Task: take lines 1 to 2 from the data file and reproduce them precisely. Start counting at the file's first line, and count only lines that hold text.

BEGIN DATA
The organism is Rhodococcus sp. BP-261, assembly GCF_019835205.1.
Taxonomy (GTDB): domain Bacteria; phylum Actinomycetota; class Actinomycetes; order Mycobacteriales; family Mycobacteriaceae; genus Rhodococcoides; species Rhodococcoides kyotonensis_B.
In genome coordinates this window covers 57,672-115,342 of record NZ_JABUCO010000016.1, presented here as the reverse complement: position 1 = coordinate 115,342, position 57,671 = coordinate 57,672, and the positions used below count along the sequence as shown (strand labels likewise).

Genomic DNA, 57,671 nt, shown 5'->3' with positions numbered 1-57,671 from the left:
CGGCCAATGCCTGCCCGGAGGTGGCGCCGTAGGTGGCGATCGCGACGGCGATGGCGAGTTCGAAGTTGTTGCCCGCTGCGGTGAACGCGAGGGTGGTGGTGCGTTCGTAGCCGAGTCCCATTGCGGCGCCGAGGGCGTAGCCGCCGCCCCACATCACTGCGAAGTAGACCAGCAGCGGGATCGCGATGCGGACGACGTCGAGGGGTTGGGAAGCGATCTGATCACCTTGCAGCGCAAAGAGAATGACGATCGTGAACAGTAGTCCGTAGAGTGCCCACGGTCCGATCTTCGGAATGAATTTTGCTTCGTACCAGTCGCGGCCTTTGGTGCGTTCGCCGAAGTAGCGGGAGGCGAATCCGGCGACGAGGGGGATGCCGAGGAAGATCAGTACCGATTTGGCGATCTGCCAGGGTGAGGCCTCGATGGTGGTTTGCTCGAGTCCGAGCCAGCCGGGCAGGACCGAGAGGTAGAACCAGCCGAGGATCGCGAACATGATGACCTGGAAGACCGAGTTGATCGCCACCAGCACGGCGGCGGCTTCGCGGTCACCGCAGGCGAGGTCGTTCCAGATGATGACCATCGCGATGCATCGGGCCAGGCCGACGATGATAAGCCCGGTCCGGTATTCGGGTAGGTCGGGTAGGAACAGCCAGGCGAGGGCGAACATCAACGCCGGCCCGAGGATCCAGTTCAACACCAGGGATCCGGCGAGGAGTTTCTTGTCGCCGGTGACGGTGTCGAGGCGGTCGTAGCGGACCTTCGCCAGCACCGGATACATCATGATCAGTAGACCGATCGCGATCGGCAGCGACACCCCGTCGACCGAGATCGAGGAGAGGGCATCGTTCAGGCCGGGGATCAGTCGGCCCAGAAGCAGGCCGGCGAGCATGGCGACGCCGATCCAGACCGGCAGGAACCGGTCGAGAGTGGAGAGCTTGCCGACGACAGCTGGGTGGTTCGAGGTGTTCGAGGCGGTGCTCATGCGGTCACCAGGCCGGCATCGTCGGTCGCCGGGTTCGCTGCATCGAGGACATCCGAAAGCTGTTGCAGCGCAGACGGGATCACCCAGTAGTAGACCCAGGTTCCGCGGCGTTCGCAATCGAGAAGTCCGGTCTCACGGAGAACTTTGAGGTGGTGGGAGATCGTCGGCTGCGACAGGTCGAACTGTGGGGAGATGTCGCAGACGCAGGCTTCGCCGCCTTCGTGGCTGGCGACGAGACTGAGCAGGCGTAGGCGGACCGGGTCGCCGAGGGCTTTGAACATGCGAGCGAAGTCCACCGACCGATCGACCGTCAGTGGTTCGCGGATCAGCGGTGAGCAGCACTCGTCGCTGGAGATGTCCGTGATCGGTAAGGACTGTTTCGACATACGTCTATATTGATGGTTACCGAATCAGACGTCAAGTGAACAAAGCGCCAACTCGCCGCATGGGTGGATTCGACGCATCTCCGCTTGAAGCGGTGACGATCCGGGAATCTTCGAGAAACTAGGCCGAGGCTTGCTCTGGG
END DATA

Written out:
The organism is Rhodococcus sp. BP-261, assembly GCF_019835205.1.
Taxonomy (GTDB): domain Bacteria; phylum Actinomycetota; class Actinomycetes; order Mycobacteriales; family Mycobacteriaceae; genus Rhodococcoides; species Rhodococcoides kyotonensis_B.